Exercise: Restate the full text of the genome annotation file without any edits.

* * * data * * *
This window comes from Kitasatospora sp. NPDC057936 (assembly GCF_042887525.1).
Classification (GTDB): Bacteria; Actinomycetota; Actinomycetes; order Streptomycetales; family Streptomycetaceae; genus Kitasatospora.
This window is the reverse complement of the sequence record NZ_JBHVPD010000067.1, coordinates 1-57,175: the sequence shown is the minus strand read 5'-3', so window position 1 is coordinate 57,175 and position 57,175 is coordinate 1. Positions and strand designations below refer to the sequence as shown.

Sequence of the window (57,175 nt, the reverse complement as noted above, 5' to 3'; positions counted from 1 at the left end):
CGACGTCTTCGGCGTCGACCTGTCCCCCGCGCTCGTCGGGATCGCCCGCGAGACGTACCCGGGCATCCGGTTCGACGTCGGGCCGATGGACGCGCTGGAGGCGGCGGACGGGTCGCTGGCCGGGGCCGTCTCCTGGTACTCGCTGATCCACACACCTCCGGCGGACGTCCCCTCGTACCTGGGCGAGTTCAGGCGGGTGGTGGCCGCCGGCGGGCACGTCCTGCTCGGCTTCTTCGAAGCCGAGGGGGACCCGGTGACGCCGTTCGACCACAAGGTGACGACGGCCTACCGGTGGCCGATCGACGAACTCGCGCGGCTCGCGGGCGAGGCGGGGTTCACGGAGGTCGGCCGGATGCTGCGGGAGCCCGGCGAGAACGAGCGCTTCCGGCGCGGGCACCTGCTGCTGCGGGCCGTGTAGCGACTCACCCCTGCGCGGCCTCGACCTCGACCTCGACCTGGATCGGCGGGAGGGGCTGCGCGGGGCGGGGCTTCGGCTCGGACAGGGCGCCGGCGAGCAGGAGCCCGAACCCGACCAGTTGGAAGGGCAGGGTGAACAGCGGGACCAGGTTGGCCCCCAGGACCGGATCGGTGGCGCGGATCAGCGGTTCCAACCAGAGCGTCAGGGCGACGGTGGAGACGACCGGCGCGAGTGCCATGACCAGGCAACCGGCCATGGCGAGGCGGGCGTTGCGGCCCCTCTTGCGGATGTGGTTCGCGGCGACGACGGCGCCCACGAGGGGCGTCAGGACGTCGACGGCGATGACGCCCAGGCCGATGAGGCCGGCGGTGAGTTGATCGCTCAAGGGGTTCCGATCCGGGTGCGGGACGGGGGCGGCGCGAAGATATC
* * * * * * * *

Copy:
This window comes from Kitasatospora sp. NPDC057936 (assembly GCF_042887525.1).
Classification (GTDB): Bacteria; Actinomycetota; Actinomycetes; order Streptomycetales; family Streptomycetaceae; genus Kitasatospora.
This window is the reverse complement of the sequence record NZ_JBHVPD010000067.1, coordinates 1-57,175: the sequence shown is the minus strand read 5'-3', so window position 1 is coordinate 57,175 and position 57,175 is coordinate 1. Positions and strand designations below refer to the sequence as shown.

Sequence of the window (57,175 nt, the reverse complement as noted above, 5' to 3'; positions counted from 1 at the left end):
CGACGTCTTCGGCGTCGACCTGTCCCCCGCGCTCGTCGGGATCGCCCGCGAGACGTACCCGGGCATCCGGTTCGACGTCGGGCCGATGGACGCGCTGGAGGCGGCGGACGGGTCGCTGGCCGGGGCCGTCTCCTGGTACTCGCTGATCCACACACCTCCGGCGGACGTCCCCTCGTACCTGGGCGAGTTCAGGCGGGTGGTGGCCGCCGGCGGGCACGTCCTGCTCGGCTTCTTCGAAGCCGAGGGGGACCCGGTGACGCCGTTCGACCACAAGGTGACGACGGCCTACCGGTGGCCGATCGACGAACTCGCGCGGCTCGCGGGCGAGGCGGGGTTCACGGAGGTCGGCCGGATGCTGCGGGAGCCCGGCGAGAACGAGCGCTTCCGGCGCGGGCACCTGCTGCTGCGGGCCGTGTAGCGACTCACCCCTGCGCGGCCTCGACCTCGACCTCGACCTGGATCGGCGGGAGGGGCTGCGCGGGGCGGGGCTTCGGCTCGGACAGGGCGCCGGCGAGCAGGAGCCCGAACCCGACCAGTTGGAAGGGCAGGGTGAACAGCGGGACCAGGTTGGCCCCCAGGACCGGATCGGTGGCGCGGATCAGCGGTTCCAACCAGAGCGTCAGGGCGACGGTGGAGACGACCGGCGCGAGTGCCATGACCAGGCAACCGGCCATGGCGAGGCGGGCGTTGCGGCCCCTCTTGCGGATGTGGTTCGCGGCGACGACGGCGCCCACGAGGGGCGTCAGGACGTCGACGGCGATGACGCCCAGGCCGATGAGGCCGGCGGTGAGTTGATCGCTCAAGGGGTTCCGATCCGGGTGCGGGACGGGGGCGGCGCGAAGATATC